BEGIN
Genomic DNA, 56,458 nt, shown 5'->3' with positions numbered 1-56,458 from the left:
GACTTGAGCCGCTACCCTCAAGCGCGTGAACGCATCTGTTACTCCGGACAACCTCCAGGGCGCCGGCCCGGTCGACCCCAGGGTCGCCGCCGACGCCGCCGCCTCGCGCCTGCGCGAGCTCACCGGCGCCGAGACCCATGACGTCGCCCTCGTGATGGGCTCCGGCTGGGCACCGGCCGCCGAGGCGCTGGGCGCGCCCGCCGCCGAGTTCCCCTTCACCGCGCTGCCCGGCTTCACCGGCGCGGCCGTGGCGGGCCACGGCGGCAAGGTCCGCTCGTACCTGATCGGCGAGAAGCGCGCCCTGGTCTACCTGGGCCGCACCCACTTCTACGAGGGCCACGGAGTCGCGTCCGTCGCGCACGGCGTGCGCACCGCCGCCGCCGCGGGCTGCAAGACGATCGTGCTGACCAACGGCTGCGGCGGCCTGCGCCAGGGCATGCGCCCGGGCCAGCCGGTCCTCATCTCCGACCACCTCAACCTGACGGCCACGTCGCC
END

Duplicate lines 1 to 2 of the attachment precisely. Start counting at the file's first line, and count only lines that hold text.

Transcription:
Genomic DNA, 56,458 nt, shown 5'->3' with positions numbered 1-56,458 from the left:
GACTTGAGCCGCTACCCTCAAGCGCGTGAACGCATCTGTTACTCCGGACAACCTCCAGGGCGCCGGCCCGGTCGACCCCAGGGTCGCCGCCGACGCCGCCGCCTCGCGCCTGCGCGAGCTCACCGGCGCCGAGACCCATGACGTCGCCCTCGTGATGGGCTCCGGCTGGGCACCGGCCGCCGAGGCGCTGGGCGCGCCCGCCGCCGAGTTCCCCTTCACCGCGCTGCCCGGCTTCACCGGCGCGGCCGTGGCGGGCCACGGCGGCAAGGTCCGCTCGTACCTGATCGGCGAGAAGCGCGCCCTGGTCTACCTGGGCCGCACCCACTTCTACGAGGGCCACGGAGTCGCGTCCGTCGCGCACGGCGTGCGCACCGCCGCCGCCGCGGGCTGCAAGACGATCGTGCTGACCAACGGCTGCGGCGGCCTGCGCCAGGGCATGCGCCCGGGCCAGCCGGTCCTCATCTCCGACCACCTCAACCTGACGGCCACGTCGCC